We can figure out what is writing to the disk with
sudo iotop -bktoqqq.
We can mount the filesystem to reduce metadata writes with
lazytime. The former stops writing file access times entirely, and the latter batches all file time updates to every minute.
/dev/mmcblk0p2 / ext4 rw,noatime,lazytime 0 0
View existing mounts with their options with
In addition to this, we can add a more dangerous mount option
commit=3600. This batches up all writes to the storage to commit every hour. Generally, this should not be used if you are storing or modifying any files on the RPi—which is certainly the case for our PiServer.
Check the validity of
sudo mount -a.
We can commit all changes to the filesystem using
The journal size for systemd is 10% of the filesystem, capped at 4 GiB. This is almost certainly fine for most situations, but it can be reduced in order to leave more free space for very small microSD cards.
The journal normally syncs to disk every 5 minutes for non-critical messages, this can be increased to batch up writes further. This is not recommended as it is likely to make debugging more difficult.
sudo mkdir -p /etc/systemd/journald.conf.d/ sudoedit /etc/systemd/journald.conf.d/00-journal-sdcard.conf
[Journal] SystemMaxUse=100M SyncIntervalSec=1h
It is also possible to keep log entries entirely in-memory with
Storage=volatile, but this is likely to make debugging more difficult.
We can keep swap disabled both because it is very slow on an RPi, and also because when it is in-use it causes a lot of writes.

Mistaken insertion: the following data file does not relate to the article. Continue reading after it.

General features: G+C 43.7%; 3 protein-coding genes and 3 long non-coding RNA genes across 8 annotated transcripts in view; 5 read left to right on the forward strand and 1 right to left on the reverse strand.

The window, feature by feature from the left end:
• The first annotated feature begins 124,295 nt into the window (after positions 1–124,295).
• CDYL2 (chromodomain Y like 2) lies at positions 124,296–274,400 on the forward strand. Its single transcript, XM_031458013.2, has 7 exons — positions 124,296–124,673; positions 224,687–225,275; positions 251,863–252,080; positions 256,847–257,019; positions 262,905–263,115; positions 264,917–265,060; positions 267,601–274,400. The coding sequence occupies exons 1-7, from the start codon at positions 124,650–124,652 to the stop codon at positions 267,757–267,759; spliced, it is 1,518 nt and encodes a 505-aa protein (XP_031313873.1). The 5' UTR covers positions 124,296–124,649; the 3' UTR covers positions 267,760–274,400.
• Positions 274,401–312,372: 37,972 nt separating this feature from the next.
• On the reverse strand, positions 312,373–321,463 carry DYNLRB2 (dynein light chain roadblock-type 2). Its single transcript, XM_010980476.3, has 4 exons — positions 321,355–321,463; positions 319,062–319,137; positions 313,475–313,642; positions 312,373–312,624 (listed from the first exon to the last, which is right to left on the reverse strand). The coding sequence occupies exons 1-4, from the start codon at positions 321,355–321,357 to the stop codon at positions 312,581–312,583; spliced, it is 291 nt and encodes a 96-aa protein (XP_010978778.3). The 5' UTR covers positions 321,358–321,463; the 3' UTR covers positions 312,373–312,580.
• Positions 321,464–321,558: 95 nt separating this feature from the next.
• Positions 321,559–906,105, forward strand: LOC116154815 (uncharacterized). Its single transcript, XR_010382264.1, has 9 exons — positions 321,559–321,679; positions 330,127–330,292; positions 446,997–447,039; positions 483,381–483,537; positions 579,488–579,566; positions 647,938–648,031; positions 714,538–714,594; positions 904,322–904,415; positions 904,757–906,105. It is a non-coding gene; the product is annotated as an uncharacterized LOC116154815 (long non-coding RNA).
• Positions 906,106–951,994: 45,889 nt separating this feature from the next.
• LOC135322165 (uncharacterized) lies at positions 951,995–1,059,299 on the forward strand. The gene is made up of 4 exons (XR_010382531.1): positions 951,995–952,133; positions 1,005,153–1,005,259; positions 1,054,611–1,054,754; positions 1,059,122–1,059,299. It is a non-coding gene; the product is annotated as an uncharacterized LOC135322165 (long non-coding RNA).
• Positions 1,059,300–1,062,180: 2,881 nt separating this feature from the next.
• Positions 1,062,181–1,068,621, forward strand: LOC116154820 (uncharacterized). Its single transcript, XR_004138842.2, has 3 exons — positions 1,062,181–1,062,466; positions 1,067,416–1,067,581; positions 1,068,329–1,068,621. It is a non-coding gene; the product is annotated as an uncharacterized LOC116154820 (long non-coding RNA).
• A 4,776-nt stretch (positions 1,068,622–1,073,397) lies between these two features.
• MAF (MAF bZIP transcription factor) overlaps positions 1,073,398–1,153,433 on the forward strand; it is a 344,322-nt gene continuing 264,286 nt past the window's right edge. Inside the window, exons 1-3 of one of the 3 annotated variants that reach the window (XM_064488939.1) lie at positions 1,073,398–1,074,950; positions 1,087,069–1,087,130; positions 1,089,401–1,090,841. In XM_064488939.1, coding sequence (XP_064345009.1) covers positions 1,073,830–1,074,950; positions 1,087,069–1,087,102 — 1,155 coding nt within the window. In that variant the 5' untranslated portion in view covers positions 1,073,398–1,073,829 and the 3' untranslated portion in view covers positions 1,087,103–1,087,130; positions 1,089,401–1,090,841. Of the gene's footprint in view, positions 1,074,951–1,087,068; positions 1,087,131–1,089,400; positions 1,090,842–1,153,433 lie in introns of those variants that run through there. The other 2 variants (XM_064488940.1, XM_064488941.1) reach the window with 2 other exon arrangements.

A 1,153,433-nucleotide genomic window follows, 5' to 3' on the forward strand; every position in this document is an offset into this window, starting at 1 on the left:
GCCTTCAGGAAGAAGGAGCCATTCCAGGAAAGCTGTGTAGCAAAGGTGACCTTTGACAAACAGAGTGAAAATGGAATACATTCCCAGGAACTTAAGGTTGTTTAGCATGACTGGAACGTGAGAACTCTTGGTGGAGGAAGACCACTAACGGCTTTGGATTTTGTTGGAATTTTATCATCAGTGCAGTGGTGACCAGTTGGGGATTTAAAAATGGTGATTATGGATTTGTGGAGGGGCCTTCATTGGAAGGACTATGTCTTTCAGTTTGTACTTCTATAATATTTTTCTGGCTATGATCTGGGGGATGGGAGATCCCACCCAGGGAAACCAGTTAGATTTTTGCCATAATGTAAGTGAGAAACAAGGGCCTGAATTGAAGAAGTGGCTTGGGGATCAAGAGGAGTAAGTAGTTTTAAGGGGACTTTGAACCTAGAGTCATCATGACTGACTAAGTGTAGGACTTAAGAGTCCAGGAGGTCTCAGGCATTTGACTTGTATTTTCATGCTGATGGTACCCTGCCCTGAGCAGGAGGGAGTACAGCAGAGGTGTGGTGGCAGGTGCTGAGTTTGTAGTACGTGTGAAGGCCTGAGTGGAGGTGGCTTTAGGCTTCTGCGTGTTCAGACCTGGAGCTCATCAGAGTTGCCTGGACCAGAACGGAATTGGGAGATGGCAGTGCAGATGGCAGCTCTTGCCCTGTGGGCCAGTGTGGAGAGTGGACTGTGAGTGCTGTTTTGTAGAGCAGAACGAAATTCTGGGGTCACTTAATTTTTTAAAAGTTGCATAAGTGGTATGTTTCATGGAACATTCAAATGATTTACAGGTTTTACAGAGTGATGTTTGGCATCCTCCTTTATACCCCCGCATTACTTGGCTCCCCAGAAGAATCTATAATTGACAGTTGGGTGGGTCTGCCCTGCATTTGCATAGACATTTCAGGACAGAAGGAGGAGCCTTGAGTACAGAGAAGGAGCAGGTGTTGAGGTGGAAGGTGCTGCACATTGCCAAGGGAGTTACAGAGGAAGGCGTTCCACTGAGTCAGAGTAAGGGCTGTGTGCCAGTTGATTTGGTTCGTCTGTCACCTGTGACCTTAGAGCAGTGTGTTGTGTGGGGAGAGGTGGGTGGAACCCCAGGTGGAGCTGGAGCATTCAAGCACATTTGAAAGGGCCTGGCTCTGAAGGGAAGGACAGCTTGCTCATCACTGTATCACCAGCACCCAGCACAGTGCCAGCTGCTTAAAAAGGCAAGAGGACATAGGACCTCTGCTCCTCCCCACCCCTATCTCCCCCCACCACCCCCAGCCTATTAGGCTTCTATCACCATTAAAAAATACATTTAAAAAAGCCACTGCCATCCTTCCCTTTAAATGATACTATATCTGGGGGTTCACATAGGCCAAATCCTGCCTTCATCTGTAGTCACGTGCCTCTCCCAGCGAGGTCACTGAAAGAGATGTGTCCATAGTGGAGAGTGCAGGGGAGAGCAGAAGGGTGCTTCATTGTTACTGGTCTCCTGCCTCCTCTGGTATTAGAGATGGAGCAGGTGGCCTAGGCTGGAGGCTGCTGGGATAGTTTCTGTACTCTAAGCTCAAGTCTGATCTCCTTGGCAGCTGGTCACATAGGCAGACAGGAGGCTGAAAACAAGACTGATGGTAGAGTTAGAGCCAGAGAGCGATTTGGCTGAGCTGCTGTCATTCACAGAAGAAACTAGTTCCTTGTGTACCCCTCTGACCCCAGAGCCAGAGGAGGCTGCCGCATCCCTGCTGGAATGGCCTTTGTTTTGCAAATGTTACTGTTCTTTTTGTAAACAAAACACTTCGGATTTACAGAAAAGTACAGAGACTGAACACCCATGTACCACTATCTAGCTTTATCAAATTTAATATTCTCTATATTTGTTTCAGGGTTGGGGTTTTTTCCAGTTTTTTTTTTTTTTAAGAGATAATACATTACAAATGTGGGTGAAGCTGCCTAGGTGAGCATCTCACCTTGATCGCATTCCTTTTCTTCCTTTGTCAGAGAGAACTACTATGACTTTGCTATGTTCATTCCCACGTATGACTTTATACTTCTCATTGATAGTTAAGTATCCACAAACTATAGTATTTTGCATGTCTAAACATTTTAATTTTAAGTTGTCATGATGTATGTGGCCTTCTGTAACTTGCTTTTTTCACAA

- [ ] Consider setting up a tmpfs for
I would not recommend doing the following suggestion because
/var/tmp is supposed to survive reboots: mount
/var/tmp in-memory with
tmpfs /var/tmp tmpfs nodev,nosuid,size=50M 0 0.
We can improve the boot time by disabling unnecessary systemd services using
systemd-analyze blame and
For example, disabling:
- [ ] Fix network issues reported by netdata:
- [ ] Does this save?
sudo sysctl -a | grep netdev sudo sysctl net.core.netdev_budget=3000 sudo sysctl net.core.netdev_budget_usecs=4000
Simple Outbound Mail
- [ ] Migrate from blog. Move to "Things we can do".
There are further steps that we can take, however they offer increasingly diminishing returns. We do not consider MAC/ACLs/SELinux because they are, apparently, a PITA.
- [ ] Delay after login attempts (user accounts).
- [ ] Limit number of processes a user may have.
- [ ] Limit users which may login as root: https://wiki.archlinux.org/index.php/Security#Allow_only_certain_users
- [ ] Kernel hardening: https://wiki.archlinux.org/index.php/Security#Kernel_hardening
Firewall - UFW
https://wiki.archlinux.org/index.php/Umask#Set_the_mask_value. However, it might be really inconvenient.
Since it's headless we don't need those ports.
TBD: What does this protect against exactly?
We cannot just disable the USB controller because that would also disable the ethernet.
A few tips for
# Misc options Color TotalDownload